CSI, with a twist

Updated: 2011-03-25 10:38

By Chitralekha Basu and Yang Guang (China Daily European Weekly)

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'A writer of crime stories' who knows too well what it means to be caught in the throes of change and hostility

A Yi's pad in one of the thick-knit cheerless building blocks in Puhuangyu, in southern Beijing, looks just the sort some of the characters of his stories could be living in. The mattress tilts to one side of the bed, its red cover showing from underneath a crumpled sheet; books toppled down from the rack, lie on top of each other on the couch, which, with a laptop mounted on a flimsy tea table, also doubles as A Yi's workstation.

CSI, with a twist

A Yi believes why-dunit is the soul of a crime story.
Zhang Tao / China Daily

Empty cigarette cartons, polystyrene cups and discarded socks - turned inside out and bunched up into uneven balls - lie scattered on the gray rug, camouflaging piles of cigarette ash.

There is a deep sense of hurt in this room, screaming silently at the unsparing nature of life. And A Yi (originally named Ai Guozhu), who joined the police force immediately after graduating from school, would know something about how a hostile and ruthless society can bring out extreme reactions in human beings.

He prefers to call himself "a writer of stories about crime", rather than a "crime thriller writer". The sleuthing, or the nabbing of a criminal at the end of a successful investigation, is not that important in his books. He is more interested in the so-called criminal's mind, treating it with informed empathy.

"Most crimes are an accident," says A Yi. "Nobody commits a crime because he sees it as an ideal solution." It is these accidental criminals who are central to almost all his stories: compiled in two collections (Gray Stories, 2008 and Birds Saw Me, 2010).

Unlike the Western style whodunit, A Yi is interested in the why-dunit. "Crime is only a shell," he says. "A crime scene sharpens the characters and dramatizes the story. Sometimes, a solved case helps unravel the complexity of human nature, at other times, it might complicate it further."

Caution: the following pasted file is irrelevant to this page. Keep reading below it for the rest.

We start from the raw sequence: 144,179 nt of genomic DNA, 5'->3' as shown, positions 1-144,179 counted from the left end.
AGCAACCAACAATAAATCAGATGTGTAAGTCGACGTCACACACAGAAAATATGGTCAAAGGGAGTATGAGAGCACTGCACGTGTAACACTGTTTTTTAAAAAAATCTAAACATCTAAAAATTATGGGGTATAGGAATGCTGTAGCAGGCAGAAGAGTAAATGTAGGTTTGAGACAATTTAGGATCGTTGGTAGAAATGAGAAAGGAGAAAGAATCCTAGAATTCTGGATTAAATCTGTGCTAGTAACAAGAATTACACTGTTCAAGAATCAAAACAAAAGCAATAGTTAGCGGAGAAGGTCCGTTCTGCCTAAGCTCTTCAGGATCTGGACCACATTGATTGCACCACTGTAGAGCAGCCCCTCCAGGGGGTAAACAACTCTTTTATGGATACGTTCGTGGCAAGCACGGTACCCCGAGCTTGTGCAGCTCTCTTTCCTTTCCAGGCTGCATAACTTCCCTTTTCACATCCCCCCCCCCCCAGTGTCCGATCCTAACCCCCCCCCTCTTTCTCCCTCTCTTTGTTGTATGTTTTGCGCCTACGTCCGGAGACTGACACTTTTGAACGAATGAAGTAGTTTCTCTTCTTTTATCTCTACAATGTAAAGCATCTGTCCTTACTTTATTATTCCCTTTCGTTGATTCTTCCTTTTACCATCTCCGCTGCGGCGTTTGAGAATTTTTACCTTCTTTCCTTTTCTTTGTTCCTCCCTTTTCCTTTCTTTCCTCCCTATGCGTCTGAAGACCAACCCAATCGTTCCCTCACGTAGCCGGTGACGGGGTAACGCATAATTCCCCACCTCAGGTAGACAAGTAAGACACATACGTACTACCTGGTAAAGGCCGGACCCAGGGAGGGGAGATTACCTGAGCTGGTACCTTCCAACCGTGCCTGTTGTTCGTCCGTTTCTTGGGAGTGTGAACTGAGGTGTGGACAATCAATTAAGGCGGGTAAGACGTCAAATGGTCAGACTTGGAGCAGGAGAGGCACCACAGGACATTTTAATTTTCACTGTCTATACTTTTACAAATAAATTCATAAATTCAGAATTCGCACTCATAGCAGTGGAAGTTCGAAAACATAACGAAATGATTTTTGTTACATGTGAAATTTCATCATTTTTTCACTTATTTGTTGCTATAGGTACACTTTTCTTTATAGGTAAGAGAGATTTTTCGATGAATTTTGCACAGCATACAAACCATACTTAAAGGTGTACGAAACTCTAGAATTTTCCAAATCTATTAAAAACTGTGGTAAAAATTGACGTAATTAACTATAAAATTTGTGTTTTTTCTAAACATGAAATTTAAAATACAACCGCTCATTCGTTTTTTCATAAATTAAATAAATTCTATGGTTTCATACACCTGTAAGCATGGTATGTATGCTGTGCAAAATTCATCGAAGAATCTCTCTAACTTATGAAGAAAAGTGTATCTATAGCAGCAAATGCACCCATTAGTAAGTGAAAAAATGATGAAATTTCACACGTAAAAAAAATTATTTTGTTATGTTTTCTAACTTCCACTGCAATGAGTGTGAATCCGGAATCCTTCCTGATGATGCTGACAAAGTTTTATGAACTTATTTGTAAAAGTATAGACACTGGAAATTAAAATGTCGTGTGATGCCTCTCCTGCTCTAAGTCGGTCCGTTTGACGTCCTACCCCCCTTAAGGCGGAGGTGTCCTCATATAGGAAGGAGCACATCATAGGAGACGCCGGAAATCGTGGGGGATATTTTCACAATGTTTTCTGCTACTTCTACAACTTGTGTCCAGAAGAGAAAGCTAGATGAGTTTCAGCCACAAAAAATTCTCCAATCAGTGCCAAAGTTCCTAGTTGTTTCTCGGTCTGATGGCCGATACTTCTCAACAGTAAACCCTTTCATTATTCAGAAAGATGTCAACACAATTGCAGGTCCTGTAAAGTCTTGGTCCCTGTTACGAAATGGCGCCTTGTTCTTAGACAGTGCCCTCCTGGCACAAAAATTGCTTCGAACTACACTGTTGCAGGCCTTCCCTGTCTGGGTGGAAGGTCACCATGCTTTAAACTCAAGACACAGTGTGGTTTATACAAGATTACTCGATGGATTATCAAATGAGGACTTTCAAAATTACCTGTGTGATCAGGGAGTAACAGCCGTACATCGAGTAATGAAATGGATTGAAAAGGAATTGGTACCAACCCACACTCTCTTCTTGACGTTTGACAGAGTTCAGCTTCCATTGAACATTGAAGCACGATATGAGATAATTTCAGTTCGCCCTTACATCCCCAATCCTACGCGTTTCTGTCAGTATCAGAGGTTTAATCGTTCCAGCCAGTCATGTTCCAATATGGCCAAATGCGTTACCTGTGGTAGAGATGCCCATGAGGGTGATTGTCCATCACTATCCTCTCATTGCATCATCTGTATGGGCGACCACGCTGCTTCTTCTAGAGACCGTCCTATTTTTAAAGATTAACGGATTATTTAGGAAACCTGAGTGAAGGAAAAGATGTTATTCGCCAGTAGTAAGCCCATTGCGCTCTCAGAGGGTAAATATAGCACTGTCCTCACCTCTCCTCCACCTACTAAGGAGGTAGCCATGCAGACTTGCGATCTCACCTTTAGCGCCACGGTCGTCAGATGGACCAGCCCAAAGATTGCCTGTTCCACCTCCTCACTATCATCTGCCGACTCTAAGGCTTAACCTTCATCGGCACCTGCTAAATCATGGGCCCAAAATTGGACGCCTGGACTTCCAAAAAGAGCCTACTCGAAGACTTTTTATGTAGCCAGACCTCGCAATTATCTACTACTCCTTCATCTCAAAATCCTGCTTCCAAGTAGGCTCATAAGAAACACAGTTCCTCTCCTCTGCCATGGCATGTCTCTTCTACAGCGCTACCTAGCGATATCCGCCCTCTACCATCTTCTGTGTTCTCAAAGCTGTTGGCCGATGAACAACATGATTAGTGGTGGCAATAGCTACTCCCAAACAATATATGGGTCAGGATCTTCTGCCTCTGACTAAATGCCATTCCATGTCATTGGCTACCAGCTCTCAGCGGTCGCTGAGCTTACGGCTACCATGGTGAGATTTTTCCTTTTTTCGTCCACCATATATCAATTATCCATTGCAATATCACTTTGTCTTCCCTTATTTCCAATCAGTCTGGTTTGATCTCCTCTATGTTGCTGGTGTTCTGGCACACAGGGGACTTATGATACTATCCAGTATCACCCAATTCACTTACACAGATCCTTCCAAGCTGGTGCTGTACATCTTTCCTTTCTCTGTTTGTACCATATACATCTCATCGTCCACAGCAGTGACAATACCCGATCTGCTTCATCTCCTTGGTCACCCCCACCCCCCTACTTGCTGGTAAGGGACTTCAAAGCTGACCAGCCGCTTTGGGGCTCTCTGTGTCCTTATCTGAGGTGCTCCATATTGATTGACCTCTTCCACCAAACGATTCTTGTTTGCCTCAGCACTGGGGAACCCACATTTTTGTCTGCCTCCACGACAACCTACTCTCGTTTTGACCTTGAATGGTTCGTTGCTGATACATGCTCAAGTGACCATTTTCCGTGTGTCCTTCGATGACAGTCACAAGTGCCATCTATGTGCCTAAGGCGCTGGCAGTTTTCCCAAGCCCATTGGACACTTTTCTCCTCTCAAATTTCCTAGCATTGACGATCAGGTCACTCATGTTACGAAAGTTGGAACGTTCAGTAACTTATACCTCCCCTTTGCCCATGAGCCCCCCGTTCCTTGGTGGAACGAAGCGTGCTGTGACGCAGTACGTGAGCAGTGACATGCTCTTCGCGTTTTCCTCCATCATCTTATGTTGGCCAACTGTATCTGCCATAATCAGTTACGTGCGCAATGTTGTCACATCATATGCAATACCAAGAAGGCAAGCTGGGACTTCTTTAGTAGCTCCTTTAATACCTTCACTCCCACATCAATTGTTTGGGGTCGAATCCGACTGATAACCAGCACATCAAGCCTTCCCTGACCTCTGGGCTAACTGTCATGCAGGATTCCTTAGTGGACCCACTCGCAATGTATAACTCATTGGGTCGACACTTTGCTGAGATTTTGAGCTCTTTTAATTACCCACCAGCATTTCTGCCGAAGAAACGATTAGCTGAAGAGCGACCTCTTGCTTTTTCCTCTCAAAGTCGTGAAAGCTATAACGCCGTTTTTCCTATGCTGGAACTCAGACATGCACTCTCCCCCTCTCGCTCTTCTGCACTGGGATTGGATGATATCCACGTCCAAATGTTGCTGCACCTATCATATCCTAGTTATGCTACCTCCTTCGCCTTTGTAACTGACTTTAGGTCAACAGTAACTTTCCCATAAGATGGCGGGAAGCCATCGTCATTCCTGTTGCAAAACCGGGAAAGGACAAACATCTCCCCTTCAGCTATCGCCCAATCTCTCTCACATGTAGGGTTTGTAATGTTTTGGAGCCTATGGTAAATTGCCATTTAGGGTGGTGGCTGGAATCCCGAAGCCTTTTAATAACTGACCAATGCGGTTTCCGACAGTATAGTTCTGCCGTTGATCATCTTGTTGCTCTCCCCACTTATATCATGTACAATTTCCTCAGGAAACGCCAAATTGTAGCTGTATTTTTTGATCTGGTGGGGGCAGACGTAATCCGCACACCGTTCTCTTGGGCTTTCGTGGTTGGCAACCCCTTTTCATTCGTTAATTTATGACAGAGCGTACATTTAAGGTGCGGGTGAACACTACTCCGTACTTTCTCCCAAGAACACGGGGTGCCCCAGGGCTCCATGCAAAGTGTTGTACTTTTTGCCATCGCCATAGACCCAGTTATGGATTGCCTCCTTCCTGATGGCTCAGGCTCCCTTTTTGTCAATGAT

The murderers and burglars in A Yi's stories are creatures of circumstance. Like the existentialist protagonists in the novels by Franz Kafka, Albert Camus and the somewhat brazenly amoral and idiosyncratic characters in the Czech writer Milan Kundera's novels - the writers A Yi admires the most - the people in his books are unable to cope with the stress in a society that is moving ahead at breakneck speed.

"Some people are getting left behind in this fast-changing society. Some accept the changes, tacitly or otherwise, some remain silent and some take to crime," he says.

In his forthcoming novel Cat and Mouse, due in August, a bored and isolated young man with no apparent goals in life kills a female classmate and stuffs her body in the refrigerator. It's when the police are hot on his trail that he gets the much sought-after adrenalin rush. Murder is the only way he could get noticed, and he is kicked by the idea that he finally is.

A Yi's journey, from a small village, Ruichang, in East China's Jiangxi province, to an apartment in Beijing and a job as executive editor with the soon-to-be-launched Chinese-English literary magazine Chutzpah still intrigues him. He always wanted to get away from the life of being "a frog in a village well" where the youth just sit back and play mahjong all day, and worked his way to the Chinese capital, but did not expect it to happen quite so soon.